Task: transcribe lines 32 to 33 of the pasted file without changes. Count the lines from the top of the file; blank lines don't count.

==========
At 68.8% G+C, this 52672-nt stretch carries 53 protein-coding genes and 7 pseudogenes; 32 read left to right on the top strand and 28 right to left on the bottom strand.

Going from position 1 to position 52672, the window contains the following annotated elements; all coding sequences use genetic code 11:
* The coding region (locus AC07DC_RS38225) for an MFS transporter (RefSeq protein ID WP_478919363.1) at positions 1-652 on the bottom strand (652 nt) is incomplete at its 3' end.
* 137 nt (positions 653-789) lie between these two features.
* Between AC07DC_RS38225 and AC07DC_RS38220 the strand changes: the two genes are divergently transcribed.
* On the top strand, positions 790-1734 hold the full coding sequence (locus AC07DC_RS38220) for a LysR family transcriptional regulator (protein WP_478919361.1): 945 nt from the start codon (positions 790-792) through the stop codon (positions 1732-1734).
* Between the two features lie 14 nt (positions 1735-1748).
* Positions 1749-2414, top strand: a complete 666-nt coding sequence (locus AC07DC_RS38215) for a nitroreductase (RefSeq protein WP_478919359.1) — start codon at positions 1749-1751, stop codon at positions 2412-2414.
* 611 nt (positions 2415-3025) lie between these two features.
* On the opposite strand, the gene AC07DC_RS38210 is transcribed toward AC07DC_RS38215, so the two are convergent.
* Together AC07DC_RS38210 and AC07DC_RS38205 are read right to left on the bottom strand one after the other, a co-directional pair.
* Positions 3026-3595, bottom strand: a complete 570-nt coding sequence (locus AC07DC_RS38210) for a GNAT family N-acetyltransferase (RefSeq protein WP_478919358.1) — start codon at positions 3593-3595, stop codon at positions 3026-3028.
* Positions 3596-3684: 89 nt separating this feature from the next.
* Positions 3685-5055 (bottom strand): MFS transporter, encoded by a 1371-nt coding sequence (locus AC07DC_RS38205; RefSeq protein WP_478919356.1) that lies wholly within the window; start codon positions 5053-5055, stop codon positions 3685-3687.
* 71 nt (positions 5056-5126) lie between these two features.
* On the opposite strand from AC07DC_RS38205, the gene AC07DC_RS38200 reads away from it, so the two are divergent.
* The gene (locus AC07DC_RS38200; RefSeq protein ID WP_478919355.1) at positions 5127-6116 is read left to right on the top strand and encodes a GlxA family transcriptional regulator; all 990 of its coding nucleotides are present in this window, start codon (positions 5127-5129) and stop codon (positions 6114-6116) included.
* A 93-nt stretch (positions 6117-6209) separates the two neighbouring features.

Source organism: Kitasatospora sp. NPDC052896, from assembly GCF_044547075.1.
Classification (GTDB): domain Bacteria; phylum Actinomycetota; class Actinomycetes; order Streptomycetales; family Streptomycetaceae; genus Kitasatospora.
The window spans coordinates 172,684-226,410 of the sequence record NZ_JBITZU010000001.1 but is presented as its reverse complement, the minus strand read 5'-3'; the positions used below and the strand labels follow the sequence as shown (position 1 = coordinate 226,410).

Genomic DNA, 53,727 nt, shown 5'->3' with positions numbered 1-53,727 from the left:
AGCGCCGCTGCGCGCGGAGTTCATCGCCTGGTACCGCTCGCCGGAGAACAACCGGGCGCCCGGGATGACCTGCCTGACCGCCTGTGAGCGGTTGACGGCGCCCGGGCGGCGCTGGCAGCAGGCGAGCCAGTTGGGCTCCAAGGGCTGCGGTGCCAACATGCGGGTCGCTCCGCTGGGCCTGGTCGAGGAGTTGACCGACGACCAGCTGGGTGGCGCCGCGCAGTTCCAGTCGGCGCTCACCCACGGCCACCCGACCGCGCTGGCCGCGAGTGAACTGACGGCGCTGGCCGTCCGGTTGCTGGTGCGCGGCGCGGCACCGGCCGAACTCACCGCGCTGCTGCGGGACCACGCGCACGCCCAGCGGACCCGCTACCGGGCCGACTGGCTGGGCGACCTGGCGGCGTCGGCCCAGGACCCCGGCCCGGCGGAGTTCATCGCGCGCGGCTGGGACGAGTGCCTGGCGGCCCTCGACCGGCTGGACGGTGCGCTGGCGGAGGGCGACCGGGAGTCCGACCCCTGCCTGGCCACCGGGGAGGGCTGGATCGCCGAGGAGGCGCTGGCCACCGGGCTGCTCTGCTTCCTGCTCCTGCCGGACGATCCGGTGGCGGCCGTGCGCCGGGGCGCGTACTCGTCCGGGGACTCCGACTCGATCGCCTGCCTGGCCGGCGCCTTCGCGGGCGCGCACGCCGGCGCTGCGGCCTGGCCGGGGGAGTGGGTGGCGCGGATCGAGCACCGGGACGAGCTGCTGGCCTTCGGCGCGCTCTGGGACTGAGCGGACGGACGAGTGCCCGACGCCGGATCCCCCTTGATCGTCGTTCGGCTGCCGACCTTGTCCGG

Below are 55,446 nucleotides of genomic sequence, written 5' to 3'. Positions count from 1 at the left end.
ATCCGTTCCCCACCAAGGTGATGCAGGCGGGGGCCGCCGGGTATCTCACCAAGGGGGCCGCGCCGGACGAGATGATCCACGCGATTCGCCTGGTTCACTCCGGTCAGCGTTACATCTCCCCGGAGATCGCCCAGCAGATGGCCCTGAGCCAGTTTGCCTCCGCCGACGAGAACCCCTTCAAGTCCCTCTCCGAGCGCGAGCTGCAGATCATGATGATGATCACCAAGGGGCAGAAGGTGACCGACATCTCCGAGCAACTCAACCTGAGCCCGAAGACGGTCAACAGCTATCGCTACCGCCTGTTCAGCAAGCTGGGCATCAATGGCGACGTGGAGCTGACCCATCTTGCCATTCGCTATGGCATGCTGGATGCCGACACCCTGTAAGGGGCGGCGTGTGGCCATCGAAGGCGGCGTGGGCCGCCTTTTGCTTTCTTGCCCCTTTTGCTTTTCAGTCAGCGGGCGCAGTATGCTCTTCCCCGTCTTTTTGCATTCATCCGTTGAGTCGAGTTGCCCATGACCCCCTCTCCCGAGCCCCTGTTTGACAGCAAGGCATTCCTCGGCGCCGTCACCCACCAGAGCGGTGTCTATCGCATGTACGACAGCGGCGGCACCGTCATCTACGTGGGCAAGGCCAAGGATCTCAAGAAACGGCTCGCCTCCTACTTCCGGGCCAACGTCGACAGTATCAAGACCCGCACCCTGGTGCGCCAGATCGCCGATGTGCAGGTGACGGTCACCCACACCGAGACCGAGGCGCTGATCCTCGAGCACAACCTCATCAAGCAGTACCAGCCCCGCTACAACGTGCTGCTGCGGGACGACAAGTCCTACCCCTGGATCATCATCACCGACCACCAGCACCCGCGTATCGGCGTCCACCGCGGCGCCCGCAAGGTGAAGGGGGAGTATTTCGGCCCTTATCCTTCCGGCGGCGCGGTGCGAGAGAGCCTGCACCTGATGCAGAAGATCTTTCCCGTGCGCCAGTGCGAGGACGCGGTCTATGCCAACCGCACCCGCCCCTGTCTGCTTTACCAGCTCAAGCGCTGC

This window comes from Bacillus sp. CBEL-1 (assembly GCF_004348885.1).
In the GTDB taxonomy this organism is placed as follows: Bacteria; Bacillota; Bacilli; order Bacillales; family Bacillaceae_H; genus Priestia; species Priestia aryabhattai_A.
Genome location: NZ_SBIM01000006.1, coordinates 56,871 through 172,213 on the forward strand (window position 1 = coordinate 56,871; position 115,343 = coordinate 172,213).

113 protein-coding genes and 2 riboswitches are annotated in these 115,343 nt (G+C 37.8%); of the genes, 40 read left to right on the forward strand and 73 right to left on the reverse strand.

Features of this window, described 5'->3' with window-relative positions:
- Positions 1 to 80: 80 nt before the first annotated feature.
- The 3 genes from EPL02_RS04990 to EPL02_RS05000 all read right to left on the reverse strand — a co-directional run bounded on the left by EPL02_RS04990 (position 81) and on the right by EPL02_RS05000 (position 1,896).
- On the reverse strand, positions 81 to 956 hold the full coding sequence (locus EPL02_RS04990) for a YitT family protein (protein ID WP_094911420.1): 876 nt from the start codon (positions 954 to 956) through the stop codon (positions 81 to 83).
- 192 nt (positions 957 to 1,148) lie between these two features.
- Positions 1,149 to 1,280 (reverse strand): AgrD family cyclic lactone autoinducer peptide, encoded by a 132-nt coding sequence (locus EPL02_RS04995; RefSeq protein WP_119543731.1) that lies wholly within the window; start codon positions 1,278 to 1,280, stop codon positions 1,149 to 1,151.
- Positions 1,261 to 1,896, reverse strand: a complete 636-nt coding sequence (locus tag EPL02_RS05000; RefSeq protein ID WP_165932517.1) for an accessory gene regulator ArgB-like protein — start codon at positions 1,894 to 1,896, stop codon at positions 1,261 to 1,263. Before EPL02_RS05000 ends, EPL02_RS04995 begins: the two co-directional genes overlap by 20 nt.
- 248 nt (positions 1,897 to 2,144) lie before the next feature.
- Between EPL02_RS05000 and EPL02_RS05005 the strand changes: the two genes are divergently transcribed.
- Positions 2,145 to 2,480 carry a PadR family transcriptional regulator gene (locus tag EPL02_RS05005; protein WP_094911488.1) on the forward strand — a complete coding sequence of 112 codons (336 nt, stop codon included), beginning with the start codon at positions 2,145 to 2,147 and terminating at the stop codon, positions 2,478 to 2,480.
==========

- The 3 genes from EPL02_RS04990 to EPL02_RS05000 all read right to left on the reverse strand — a co-directional run bounded on the left by EPL02_RS04990 (position 81) and on the right by EPL02_RS05000 (position 1,896).
- On the reverse strand, positions 81 to 956 hold the full coding sequence (locus EPL02_RS04990) for a YitT family protein (protein ID WP_094911420.1): 876 nt from the start codon (positions 954 to 956) through the stop codon (positions 81 to 83).